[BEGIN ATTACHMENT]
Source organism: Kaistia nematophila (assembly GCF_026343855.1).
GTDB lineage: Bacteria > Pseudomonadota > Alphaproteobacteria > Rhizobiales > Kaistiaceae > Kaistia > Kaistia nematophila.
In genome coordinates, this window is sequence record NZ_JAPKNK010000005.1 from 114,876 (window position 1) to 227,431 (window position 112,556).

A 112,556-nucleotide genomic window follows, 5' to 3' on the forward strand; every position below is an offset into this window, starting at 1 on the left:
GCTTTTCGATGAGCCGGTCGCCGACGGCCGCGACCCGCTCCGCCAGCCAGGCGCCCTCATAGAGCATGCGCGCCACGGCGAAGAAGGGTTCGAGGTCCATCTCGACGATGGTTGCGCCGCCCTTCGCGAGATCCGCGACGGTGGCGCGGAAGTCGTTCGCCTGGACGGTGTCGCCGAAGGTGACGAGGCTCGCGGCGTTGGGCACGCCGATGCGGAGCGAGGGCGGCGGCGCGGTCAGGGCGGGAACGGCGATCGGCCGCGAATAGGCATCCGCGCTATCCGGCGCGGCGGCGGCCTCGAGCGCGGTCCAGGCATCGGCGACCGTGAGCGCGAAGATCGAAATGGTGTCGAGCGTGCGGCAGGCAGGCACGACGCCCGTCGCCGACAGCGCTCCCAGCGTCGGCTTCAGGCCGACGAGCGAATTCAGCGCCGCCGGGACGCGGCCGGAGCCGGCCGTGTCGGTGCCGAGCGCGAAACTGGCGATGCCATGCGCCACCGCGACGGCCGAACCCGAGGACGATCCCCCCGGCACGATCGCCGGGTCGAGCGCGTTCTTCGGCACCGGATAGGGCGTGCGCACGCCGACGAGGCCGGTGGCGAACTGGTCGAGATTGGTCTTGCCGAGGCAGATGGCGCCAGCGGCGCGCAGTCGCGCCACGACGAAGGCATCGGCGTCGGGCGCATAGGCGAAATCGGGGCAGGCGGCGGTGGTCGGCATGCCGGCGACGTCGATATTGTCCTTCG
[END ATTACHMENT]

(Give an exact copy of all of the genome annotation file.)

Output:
Source organism: Kaistia nematophila (assembly GCF_026343855.1).
GTDB lineage: Bacteria > Pseudomonadota > Alphaproteobacteria > Rhizobiales > Kaistiaceae > Kaistia > Kaistia nematophila.
In genome coordinates, this window is sequence record NZ_JAPKNK010000005.1 from 114,876 (window position 1) to 227,431 (window position 112,556).

A 112,556-nucleotide genomic window follows, 5' to 3' on the forward strand; every position below is an offset into this window, starting at 1 on the left:
GCTTTTCGATGAGCCGGTCGCCGACGGCCGCGACCCGCTCCGCCAGCCAGGCGCCCTCATAGAGCATGCGCGCCACGGCGAAGAAGGGTTCGAGGTCCATCTCGACGATGGTTGCGCCGCCCTTCGCGAGATCCGCGACGGTGGCGCGGAAGTCGTTCGCCTGGACGGTGTCGCCGAAGGTGACGAGGCTCGCGGCGTTGGGCACGCCGATGCGGAGCGAGGGCGGCGGCGCGGTCAGGGCGGGAACGGCGATCGGCCGCGAATAGGCATCCGCGCTATCCGGCGCGGCGGCGGCCTCGAGCGCGGTCCAGGCATCGGCGACCGTGAGCGCGAAGATCGAAATGGTGTCGAGCGTGCGGCAGGCAGGCACGACGCCCGTCGCCGACAGCGCTCCCAGCGTCGGCTTCAGGCCGACGAGCGAATTCAGCGCCGCCGGGACGCGGCCGGAGCCGGCCGTGTCGGTGCCGAGCGCGAAACTGGCGATGCCATGCGCCACCGCGACGGCCGAACCCGAGGACGATCCCCCCGGCACGATCGCCGGGTCGAGCGCGTTCTTCGGCACCGGATAGGGCGTGCGCACGCCGACGAGGCCGGTGGCGAACTGGTCGAGATTGGTCTTGCCGAGGCAGATGGCGCCAGCGGCGCGCAGTCGCGCCACGACGAAGGCATCGGCGTCGGGCGCATAGGCGAAATCGGGGCAGGCGGCGGTGGTCGGCATGCCGGCGACGTCGATATTGTCCTTCG